Mogai Genders Wiki
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the archaeogender flag

Archaeogender is an aesthetigender related to the act of uncovering additional parts of one’s gender identity that may have been "hidden" or "buried", similar to how an archaeologist may uncover fossils or ancient artifacts. This is a masculine and neutral leaning gender that can also be influenced by archaeology aesthetics, dusty/faded colors, and shades of orange, yellow, and brown.  

Its feminine counterpart is arcaneagender, and its xenine counterpart is arkhaigender.

History[]

Archaeogender was coined on May 5, 2021 by FANDOM user Snailrat, with the flags being created at the same time.

Flag[]

The two orange stripes at the top and the two brown stripes at the bottom of the flag represent colors commonly associated with masculinity, the sun, and archaeology, while the gold stripes in the center represent the core pieces of one’s gender identity, whether they have discovered all of it or not.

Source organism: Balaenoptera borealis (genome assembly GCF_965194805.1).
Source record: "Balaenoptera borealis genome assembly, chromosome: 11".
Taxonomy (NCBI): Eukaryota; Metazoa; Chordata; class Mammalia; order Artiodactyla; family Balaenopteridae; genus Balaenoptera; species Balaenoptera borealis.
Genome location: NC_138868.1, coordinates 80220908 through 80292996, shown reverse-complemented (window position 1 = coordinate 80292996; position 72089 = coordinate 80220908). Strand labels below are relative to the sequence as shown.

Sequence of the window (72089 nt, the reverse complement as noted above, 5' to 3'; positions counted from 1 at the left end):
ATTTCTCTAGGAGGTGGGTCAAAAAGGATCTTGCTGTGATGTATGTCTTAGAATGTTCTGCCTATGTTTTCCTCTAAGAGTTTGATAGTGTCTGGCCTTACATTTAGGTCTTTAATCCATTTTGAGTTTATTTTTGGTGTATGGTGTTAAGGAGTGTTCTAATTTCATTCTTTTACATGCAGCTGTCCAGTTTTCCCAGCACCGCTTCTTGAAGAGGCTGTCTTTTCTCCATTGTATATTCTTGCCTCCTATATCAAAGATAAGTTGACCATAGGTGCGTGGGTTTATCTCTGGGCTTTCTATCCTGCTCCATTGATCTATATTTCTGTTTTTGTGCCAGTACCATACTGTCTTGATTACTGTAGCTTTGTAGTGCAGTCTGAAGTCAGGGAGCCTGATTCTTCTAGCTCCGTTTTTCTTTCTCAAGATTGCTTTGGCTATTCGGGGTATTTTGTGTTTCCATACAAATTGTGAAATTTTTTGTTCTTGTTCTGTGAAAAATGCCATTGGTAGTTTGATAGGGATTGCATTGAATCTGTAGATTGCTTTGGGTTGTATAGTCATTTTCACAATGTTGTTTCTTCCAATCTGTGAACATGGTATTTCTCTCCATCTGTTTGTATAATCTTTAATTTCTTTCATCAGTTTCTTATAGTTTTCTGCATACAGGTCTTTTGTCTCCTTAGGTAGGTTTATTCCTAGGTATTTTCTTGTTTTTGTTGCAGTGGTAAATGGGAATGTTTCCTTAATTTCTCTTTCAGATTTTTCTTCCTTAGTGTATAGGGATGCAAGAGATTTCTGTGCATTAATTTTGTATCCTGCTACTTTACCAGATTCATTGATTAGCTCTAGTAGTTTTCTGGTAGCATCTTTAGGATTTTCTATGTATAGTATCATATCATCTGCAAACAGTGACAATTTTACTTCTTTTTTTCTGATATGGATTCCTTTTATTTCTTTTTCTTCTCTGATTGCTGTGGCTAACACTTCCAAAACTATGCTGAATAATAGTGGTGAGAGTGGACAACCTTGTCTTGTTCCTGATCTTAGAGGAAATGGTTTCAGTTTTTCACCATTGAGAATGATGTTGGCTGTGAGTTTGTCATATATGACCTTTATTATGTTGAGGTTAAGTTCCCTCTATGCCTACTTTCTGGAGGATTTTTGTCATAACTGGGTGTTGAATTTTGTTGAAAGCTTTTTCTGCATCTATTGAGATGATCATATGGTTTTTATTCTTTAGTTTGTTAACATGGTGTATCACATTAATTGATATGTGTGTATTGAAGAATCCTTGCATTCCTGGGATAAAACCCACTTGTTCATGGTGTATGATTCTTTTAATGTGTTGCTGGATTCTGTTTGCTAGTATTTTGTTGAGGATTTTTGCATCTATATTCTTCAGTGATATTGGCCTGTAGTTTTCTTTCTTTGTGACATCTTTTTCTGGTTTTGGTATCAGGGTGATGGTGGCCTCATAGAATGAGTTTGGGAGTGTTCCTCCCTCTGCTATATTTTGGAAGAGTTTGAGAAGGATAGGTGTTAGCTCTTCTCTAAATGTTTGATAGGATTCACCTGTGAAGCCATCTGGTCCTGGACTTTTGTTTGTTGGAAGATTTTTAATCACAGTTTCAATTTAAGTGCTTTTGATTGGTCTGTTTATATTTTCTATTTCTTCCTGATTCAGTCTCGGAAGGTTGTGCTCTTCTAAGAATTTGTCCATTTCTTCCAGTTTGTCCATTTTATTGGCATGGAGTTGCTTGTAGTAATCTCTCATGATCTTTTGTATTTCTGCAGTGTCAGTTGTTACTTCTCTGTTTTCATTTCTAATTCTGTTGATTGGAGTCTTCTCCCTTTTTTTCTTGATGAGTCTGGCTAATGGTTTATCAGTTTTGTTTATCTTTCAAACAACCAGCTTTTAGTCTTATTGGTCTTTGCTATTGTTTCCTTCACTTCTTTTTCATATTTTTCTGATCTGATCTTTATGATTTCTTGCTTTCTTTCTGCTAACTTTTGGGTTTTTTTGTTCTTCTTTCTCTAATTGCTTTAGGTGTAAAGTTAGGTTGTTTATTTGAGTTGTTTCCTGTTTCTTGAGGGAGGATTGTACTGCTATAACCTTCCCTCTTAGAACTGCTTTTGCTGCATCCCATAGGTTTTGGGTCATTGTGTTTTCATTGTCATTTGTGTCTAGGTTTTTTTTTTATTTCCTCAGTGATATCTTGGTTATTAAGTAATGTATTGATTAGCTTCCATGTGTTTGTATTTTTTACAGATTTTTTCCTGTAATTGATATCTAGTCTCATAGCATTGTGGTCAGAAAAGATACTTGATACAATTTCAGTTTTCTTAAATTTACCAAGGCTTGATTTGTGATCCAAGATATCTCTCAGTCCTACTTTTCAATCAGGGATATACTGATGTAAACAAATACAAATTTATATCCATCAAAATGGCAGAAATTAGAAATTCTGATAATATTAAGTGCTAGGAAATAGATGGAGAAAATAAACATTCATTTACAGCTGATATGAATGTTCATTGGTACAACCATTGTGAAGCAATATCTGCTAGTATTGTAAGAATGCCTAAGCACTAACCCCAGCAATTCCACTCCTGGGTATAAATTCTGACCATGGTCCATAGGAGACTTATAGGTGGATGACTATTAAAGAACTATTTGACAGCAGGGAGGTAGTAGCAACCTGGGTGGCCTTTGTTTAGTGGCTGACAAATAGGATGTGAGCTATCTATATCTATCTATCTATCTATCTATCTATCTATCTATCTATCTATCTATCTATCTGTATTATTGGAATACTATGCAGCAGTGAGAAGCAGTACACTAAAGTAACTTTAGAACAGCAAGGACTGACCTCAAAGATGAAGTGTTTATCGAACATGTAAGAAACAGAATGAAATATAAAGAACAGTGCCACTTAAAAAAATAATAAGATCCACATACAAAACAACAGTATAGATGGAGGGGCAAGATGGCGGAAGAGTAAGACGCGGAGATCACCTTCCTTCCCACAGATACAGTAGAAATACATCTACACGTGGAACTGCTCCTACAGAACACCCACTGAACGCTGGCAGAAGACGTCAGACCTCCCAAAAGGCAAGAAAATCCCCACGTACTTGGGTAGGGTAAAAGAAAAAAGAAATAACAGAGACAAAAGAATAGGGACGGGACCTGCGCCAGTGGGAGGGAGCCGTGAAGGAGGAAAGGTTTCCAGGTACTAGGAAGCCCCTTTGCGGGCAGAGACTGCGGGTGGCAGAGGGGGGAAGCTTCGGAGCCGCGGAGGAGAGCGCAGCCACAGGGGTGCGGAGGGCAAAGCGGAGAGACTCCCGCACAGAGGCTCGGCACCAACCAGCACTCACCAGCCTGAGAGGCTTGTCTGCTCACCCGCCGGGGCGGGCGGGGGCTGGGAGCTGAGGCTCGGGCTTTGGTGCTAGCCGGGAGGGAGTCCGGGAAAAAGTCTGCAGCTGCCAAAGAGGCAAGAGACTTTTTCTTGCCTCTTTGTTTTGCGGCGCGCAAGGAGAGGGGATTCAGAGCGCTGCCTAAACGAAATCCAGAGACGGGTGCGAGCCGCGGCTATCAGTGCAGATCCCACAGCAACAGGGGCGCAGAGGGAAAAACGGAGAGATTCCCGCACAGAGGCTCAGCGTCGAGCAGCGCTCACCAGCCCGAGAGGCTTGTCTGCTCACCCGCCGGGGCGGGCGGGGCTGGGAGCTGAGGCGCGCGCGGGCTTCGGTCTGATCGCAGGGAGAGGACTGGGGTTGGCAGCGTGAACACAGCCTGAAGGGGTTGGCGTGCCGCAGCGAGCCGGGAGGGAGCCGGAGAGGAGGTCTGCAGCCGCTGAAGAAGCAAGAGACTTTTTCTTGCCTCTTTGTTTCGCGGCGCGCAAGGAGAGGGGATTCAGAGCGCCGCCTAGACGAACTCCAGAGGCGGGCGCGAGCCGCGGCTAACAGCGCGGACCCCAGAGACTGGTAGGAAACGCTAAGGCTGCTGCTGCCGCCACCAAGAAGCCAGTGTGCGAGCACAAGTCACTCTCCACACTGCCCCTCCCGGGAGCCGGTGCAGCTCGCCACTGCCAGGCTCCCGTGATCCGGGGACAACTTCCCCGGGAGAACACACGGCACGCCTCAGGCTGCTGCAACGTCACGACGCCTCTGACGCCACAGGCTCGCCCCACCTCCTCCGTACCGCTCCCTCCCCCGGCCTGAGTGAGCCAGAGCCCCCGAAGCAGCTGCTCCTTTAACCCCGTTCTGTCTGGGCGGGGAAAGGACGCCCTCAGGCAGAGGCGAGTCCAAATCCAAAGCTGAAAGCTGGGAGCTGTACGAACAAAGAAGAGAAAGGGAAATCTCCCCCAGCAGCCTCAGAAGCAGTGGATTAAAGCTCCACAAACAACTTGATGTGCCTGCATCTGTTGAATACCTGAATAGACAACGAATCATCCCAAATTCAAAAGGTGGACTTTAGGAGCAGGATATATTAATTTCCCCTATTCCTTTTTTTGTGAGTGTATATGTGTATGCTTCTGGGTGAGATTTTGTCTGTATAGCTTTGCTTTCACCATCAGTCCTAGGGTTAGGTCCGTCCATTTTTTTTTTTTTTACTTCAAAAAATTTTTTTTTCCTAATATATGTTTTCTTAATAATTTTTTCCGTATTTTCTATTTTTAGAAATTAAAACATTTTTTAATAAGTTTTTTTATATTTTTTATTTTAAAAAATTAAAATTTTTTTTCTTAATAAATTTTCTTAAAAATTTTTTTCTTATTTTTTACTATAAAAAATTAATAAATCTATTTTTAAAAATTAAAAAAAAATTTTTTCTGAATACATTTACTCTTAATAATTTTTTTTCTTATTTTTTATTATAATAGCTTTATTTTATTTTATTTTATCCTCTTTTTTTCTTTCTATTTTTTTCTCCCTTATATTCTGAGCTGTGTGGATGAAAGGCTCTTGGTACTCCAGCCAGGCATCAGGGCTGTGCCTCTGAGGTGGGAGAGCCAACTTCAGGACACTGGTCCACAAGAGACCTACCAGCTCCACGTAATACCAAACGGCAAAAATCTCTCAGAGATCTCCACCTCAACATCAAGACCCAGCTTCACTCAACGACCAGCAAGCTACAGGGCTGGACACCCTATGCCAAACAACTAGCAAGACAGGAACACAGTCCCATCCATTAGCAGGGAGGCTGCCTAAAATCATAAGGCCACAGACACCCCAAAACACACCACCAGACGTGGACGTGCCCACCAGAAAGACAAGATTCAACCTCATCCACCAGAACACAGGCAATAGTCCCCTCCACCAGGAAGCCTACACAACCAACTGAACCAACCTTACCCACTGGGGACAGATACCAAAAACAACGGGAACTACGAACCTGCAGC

The emblem present in the first flag is of an ancient scroll with a pickaxe and a brush, showing this gender’s connection to archaeology and archaeologist aesthetics.

Other Definitions[]

Another possible definition of archaeogender is the opposite of neogender. It is also umbrella term that describes any gender terms that were not coined recently. Under a more specific definition of the term it describes any gender created before the year 2000 (though the exact limit between archaeogender and neogenders may be subjective). The most commonly known archaeogenders are the binary genders, male and female. Most culturally specific genders, such as hijra, or two-spirit are also archaeogenders. Some other genders such as neutrois and bigender, can also qualify as archaeogenders, using the definition of any gender from before 2000.

This definition appears to have been originally coined by Tumblr user lgbtqiarchive on or before May 25, 2019, as the opposite of neogender,[1] though the exact year of 2000 was later given by MM at Mogai-Wiki on October 20, 2020.[2] This use of the term is rarely seen outside the specific context of defining neogenders.

Etymology[]

The name of this gender comes from the word "archaeology", meaning "the study of human history, prehistory, and fossils".

Resources[]

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